Analyst fears for the fate of the spot market unless carriers move to withdraw significant ship capacity in the coming weeks, particularly if demand fails to impress. But with carriers fearful of not utilising their most expensive ULCs, spot rates could come under increasing pressure.
Addressing the supply/demand imbalance on the Asia-Europe trade will prove even more vital in the coming weeks as contract negotiations get underway, according to Drewry.
ASIA-Europe carriers have turned to void sailings to prop up ship utilisation during low demand months, but capacity cuts must go deeper to avoid downward rate pressure over the winter slack season, according to Drewry.
The London-based analyst says 2M’s decision to suspend the 19,000 teu-deployed AE2/Swan loop in particular has helped lift load factors on the Asia-northern Europe trade over the past month.
“However, even with the suspension of one of the trade’s largest services… this hasn’t fed into higher rates,” says Drewry, highlighting the $400 slump of its World Container Index Shanghai-Rotterdam benchmark since August.
Asia-Europe ocean rates stabilise after September crash
Asia-Europe rates are still sitting at less than 70% of their 2018 peak, despite a slight improvement in the past week
After a brief hiatus the service is due to return to the route in early December. This will return a significant chunk of capacity back to a growth-starved market and will inevitably invite questions on the impact this will have on freight rates, according to Drewry.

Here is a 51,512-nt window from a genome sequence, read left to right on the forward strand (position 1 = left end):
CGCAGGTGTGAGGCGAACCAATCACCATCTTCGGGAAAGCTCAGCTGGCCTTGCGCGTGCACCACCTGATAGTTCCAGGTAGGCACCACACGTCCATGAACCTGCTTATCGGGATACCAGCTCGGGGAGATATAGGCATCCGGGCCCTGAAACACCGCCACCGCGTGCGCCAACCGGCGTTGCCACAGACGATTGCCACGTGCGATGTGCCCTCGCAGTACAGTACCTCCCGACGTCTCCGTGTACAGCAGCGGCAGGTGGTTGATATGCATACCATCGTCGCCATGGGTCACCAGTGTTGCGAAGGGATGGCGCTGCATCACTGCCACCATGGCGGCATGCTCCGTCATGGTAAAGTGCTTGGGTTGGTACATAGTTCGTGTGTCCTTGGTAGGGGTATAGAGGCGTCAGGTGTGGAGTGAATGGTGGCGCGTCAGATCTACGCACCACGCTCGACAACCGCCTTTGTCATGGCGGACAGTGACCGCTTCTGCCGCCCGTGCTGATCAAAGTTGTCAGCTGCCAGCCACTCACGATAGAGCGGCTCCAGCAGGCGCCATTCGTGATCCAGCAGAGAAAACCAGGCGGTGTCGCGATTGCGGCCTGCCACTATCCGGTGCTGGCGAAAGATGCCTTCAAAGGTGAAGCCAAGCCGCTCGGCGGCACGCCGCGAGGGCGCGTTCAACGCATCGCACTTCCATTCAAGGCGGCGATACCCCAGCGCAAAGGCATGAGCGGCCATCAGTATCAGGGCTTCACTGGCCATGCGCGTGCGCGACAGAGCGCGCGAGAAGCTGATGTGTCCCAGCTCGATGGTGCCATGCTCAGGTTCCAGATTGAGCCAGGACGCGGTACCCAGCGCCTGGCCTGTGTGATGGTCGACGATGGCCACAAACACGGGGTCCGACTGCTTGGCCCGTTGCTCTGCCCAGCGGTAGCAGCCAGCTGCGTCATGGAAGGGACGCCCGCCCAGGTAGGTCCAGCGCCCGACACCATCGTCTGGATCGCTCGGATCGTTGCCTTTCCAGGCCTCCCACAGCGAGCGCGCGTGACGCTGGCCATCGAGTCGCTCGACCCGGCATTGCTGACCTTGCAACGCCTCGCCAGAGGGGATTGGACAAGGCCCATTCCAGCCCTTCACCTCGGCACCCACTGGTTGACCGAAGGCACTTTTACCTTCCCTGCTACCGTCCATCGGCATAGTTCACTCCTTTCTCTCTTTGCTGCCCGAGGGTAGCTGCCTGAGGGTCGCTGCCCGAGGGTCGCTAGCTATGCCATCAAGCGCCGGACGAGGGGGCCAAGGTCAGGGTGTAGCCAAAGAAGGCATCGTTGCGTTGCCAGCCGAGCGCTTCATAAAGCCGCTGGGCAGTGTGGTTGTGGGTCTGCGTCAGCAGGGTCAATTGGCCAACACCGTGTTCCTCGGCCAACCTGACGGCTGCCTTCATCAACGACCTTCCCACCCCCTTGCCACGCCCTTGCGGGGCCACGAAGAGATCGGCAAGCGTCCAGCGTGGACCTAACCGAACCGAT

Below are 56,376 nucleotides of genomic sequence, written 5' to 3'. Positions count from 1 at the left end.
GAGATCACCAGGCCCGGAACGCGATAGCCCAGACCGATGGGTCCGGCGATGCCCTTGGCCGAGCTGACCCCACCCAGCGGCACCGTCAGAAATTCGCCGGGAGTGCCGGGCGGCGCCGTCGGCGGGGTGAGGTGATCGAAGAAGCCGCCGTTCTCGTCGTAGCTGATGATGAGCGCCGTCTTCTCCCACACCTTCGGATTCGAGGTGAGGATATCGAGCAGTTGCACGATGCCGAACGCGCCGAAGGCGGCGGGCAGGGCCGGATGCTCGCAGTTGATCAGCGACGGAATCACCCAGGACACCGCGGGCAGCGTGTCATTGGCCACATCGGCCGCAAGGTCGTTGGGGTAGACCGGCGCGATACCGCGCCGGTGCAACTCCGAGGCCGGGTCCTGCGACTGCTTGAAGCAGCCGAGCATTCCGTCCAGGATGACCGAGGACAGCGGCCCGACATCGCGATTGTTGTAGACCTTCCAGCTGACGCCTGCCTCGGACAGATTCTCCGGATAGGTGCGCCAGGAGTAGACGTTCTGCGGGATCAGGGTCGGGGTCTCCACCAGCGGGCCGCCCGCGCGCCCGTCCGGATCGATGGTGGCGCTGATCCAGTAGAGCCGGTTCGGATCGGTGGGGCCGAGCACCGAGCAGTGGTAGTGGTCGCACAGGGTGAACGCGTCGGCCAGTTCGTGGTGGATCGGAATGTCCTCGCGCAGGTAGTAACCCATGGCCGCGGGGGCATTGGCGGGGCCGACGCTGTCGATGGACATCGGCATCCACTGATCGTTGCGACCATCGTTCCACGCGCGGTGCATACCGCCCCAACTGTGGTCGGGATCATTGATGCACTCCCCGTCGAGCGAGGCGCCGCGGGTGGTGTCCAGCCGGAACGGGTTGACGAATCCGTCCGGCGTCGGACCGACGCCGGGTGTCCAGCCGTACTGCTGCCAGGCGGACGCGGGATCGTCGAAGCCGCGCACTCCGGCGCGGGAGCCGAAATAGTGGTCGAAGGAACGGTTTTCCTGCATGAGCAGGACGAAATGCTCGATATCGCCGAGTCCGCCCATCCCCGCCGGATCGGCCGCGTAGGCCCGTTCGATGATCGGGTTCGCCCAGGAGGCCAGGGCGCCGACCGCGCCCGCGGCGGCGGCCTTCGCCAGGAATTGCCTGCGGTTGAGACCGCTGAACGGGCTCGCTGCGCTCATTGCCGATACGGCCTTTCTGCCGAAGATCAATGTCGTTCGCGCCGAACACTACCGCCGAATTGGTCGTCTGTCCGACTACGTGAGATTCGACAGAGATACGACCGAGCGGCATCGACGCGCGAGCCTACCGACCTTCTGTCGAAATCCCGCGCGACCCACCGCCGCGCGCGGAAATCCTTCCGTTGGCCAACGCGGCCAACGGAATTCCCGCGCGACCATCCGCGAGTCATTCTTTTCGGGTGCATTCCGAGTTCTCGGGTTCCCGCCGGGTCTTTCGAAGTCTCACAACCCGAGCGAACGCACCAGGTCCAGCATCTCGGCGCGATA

The analysts adds that history suggests that carriers will not withdraw the capacity needed to rebalance the market “for fear of not utilising their most expensive ultra large containership assets”.
“In which case spot rates will continue to be under pressure,” Drewry emphasises.
The fate of the spot market over the coming weeks is even more vital considering that negotiations over new annual contract rates for 2019 are underway.
“A big drop in spot rates now would weaken carriers’ hands and make it far harder to secure any improvement over the previous terms,” says Drewry.
If demand continues to leave much to be desired, as it has throughout 2018, further void sailings will be expected as carriers look to narrow the supply-demand gap.
Given how void sailings have had little impact on rates for much of the year, however, Drewry even questions whether capacity tinkering is indeed the answer.
“Alternatively, the tactic still has value it is just a case that lines simply weren’t bold enough and should have withdrawn more voyages.”